Millennials seeking to enter the workforce without
a college degree or some form of occupational license are more likely to be unemployed or paid 13 percent less than their better-credentialed contemporaries.
Analyzing a recent report from the Bureau of Labor Statistics which includes a "trove" of previously unexamined data, FiveThirtyEight's Ben Casselman writes that "Close to a quarter of workers, 22.4 percent, have a government-issued license, and 25.5 percent have either a license or a privately issued certification." Women without a license or degree are hit particularly hard, with nearly two-thirds earning fewer than $540 per week.
Casselman also notes that the State of New York has 130 different occupations requiring licenses listed on its labor website, and that a 2015 report from the White House on occupational licensing "found that occupational licensing requirements have quintupled over the past 60 years."
Reason contributor J.D. Tuccille recently wrote about the increasing bipartisan distaste for the "maze of bureaucracy" which benefits established business interests and politically-connected cartels at the expense of the greater economy.
Readers of Reason know we often cover the pernicious effects of occupational licensing on people's ability to move from state to state or start new businesses, to say nothing of the punitively high fees involved with getting licensed, but in an article this past February, Casselman eloquently defined the term "rent-seeking" as it relates to licensing:
Defenders of occupational licensing typically argue that the rules help protect consumers and workers, and that's undoubtedly true in some cases. I want the people filling my cavities to know what they're doing. But it's hard not to suspect that in many cases, these rules serve another purpose: to make it harder for new competitors to enter the marketplace. In Nevada, according to Politico, barbers need more than two years of training to qualify for a license; that's a high bar to anyone looking to break into the business.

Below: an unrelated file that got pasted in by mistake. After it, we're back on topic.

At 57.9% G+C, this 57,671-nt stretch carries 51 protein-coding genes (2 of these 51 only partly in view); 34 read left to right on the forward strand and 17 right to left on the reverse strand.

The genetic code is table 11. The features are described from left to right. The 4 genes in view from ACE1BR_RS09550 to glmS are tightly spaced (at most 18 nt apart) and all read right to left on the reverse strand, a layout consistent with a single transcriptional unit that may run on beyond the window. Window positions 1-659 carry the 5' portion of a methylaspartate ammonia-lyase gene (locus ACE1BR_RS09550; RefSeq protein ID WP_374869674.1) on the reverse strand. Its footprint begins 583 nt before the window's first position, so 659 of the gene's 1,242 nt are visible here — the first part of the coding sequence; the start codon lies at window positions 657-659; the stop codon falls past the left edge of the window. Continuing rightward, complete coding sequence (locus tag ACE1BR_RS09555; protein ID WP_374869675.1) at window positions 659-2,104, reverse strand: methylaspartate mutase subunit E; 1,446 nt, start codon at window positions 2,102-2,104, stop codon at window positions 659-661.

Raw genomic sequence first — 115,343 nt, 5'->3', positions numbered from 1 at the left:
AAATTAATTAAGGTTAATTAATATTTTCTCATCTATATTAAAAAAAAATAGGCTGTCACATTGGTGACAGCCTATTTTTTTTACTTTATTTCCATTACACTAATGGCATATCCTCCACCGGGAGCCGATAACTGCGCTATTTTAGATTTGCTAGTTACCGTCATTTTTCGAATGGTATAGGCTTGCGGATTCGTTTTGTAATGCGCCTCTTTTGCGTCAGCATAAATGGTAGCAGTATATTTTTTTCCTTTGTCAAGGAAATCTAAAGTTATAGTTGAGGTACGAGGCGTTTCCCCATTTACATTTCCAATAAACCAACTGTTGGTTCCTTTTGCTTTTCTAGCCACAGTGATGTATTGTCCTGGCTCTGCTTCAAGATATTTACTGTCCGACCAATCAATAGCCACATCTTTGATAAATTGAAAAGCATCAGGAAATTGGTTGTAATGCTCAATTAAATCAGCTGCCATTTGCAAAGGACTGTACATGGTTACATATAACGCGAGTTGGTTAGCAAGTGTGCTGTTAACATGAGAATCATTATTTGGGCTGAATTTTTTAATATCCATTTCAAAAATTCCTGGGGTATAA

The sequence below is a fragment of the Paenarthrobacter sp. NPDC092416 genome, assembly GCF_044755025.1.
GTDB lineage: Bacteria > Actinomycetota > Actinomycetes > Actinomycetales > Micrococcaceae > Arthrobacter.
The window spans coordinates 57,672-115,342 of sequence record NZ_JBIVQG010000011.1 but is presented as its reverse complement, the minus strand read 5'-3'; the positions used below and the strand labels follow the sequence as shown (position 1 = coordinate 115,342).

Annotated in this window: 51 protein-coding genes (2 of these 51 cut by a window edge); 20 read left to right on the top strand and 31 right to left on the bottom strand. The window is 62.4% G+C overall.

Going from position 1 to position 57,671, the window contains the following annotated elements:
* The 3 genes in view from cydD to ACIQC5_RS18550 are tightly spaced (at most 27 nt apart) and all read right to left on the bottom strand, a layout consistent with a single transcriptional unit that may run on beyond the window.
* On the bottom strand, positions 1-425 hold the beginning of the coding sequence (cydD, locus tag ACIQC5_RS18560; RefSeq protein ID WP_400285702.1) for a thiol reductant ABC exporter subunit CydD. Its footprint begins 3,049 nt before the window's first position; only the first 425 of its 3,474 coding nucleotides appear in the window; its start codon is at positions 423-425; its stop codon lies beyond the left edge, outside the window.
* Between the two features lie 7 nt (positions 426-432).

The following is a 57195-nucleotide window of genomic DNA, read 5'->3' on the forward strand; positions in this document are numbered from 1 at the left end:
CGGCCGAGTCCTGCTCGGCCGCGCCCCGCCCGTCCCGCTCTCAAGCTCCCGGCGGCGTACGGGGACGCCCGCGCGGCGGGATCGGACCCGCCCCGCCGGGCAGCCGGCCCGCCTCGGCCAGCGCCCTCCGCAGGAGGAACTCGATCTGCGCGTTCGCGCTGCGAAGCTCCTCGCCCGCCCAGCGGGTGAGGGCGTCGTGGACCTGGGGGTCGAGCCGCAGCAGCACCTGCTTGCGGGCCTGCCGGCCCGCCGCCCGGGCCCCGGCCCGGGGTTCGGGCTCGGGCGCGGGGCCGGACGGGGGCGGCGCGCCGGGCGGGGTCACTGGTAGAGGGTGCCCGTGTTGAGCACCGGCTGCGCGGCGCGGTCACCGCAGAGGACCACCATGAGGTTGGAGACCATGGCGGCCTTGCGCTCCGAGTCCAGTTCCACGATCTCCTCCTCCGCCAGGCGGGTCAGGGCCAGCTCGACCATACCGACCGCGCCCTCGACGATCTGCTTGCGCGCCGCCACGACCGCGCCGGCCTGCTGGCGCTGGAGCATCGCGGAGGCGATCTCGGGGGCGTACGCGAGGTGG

Economists call this kind of behavior "rent-seeking," which is another way of saying "gaming the system to make more money than you've earned." (A company that wins a no-bid contract through political connections is a rent-seeker. So is a CEO who gets a raise by stacking the board of directors with friends.) Occupational licenses are good for existing businesses, which face less competition, and for workers who already have licenses, who according to one study earn roughly 15 percent more than they would in a free market. But they're bad for everyone else. Research has found that occupational licenses inhibit entrepreneurship, especially among low-income workers. They also raise prices, lower productivity and limit workers' ability to change careers or cities. One recent study estimated that licensing laws cost the U.S. as many as 2.85 million jobs.
Given that young adults are the most adversely effected by the occupational licensing regime, you can't help but feel the millennials so in thrall with Bernie Sanders missed their opportunity to demand of the democratic socialist — who so often tries to buy their affections with promises of free stuff — that he evolve his unwavering faith in the force of government and just help them cut back on the red tape so they can get jobs.